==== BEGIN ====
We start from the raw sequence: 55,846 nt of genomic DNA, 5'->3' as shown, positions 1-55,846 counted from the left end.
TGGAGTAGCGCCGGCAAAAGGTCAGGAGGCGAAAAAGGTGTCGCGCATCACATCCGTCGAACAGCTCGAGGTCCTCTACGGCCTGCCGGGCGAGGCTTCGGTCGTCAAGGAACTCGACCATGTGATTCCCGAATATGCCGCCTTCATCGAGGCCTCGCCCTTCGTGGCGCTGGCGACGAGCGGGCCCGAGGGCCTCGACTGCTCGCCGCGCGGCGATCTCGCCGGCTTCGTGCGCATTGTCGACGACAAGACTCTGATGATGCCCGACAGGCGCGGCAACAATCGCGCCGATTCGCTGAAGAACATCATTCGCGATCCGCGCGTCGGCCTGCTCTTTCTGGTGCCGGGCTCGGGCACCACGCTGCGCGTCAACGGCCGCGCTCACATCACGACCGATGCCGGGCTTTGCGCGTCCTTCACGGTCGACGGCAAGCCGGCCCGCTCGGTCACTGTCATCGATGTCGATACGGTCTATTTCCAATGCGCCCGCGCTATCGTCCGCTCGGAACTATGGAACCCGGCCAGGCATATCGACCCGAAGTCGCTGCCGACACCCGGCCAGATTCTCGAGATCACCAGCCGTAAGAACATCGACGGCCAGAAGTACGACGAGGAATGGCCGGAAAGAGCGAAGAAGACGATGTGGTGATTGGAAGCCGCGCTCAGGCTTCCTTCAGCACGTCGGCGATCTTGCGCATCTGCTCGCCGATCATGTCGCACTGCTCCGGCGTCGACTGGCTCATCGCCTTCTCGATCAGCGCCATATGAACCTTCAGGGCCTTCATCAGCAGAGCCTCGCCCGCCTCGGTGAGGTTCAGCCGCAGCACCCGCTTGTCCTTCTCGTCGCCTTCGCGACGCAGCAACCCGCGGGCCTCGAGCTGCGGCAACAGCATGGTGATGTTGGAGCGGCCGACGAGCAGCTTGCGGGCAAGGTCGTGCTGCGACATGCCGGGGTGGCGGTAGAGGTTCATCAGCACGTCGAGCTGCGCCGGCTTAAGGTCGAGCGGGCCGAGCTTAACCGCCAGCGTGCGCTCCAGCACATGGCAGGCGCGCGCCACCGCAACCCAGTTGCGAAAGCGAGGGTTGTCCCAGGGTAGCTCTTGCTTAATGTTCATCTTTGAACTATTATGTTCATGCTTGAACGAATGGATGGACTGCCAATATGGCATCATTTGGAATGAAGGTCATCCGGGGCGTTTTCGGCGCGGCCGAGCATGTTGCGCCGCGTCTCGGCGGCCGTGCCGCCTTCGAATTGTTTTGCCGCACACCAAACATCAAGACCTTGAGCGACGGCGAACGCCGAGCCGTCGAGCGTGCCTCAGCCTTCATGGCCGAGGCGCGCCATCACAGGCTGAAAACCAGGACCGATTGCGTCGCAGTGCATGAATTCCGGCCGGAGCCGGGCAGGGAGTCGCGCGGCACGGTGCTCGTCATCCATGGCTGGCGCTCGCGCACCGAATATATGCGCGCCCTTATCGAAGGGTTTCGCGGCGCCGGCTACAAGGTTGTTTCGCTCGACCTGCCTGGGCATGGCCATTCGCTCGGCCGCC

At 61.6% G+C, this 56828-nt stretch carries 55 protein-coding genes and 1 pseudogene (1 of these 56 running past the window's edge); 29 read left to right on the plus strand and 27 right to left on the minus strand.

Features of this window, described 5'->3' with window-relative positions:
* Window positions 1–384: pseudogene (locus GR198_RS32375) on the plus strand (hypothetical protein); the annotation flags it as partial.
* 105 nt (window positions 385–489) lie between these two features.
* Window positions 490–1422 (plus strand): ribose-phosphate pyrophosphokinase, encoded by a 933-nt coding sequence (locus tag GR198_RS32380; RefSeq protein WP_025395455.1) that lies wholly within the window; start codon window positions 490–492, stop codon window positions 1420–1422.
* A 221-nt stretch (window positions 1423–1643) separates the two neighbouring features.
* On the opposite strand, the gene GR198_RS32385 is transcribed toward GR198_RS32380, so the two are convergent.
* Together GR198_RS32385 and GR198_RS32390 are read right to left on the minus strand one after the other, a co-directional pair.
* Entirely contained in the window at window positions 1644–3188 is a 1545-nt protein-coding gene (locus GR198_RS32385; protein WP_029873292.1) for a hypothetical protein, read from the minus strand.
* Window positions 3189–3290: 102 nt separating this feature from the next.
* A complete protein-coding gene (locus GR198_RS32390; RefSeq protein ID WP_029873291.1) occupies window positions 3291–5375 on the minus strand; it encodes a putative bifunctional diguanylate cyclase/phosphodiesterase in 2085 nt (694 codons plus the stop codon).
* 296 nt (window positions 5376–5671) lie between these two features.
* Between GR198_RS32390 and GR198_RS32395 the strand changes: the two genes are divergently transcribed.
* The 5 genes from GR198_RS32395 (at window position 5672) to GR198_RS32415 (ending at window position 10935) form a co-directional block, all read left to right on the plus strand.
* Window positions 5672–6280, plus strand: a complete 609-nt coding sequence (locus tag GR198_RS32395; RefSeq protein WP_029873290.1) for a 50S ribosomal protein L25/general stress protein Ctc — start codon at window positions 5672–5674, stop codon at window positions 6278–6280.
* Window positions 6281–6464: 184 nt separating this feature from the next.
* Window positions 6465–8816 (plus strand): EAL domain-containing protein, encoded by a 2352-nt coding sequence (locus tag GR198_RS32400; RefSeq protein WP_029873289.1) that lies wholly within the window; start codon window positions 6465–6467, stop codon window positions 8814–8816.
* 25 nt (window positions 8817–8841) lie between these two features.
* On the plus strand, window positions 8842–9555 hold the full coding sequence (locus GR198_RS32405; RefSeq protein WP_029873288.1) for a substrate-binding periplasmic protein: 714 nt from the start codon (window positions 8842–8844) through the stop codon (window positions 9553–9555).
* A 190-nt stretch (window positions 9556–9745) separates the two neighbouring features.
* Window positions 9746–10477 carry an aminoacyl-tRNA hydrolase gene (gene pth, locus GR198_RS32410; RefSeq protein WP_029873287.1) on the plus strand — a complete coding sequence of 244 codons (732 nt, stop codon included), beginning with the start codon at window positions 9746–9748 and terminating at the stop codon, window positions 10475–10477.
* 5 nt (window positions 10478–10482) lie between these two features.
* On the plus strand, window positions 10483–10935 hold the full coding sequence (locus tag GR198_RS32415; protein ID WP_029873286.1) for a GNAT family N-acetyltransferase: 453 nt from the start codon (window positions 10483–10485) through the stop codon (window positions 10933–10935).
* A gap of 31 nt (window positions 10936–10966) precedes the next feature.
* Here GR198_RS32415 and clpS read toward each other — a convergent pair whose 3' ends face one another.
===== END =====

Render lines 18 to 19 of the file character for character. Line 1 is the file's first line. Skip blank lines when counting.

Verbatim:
* Window positions 6281–6464: 184 nt separating this feature from the next.
* Window positions 6465–8816 (plus strand): EAL domain-containing protein, encoded by a 2352-nt coding sequence (locus tag GR198_RS32400; RefSeq protein WP_029873289.1) that lies wholly within the window; start codon window positions 6465–6467, stop codon window positions 8814–8816.